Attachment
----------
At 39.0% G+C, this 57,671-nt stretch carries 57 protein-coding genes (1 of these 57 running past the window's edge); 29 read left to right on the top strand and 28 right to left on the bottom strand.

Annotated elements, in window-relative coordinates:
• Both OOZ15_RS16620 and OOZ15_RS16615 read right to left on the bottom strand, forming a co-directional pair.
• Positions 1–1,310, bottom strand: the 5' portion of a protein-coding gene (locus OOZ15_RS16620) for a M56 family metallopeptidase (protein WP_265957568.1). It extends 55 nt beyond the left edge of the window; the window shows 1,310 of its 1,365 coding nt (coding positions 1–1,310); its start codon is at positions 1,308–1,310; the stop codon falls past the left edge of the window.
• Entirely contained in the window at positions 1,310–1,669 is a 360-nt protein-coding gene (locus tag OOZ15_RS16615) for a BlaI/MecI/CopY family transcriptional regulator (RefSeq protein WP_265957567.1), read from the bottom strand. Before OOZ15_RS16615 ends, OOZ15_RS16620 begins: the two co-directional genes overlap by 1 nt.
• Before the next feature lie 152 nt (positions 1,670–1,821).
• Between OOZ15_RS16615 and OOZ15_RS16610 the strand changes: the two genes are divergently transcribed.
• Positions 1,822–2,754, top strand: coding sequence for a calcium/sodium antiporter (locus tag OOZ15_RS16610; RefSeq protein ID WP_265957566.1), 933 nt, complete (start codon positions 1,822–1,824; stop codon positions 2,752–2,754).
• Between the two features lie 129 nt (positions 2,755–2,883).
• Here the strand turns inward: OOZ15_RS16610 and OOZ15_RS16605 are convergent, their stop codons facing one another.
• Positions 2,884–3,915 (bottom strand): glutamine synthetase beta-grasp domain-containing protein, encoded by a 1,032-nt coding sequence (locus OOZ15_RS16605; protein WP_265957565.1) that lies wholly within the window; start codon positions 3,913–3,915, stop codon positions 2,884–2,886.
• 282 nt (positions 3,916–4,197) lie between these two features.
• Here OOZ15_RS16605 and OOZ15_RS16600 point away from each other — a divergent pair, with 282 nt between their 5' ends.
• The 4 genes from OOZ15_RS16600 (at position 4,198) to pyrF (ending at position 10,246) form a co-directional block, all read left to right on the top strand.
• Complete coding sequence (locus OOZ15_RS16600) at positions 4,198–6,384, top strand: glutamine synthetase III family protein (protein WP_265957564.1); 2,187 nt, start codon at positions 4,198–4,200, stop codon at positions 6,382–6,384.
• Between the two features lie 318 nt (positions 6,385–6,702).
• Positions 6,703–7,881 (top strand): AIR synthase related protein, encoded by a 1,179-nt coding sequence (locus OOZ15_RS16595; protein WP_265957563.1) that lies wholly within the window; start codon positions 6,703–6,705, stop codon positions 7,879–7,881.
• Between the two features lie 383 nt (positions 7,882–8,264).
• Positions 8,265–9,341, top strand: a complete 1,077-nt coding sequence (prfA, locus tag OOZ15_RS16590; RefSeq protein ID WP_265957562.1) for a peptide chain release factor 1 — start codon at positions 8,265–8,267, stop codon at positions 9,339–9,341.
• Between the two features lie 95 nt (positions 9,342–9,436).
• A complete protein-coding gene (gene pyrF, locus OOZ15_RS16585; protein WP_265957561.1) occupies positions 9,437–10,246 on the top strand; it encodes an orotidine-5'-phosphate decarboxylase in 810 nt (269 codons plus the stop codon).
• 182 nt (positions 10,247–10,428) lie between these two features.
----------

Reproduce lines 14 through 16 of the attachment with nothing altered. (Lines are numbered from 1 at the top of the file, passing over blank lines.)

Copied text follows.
• The 4 genes from OOZ15_RS16600 (at position 4,198) to pyrF (ending at position 10,246) form a co-directional block, all read left to right on the top strand.
• Complete coding sequence (locus OOZ15_RS16600) at positions 4,198–6,384, top strand: glutamine synthetase III family protein (protein WP_265957564.1); 2,187 nt, start codon at positions 4,198–4,200, stop codon at positions 6,382–6,384.
• Between the two features lie 318 nt (positions 6,385–6,702).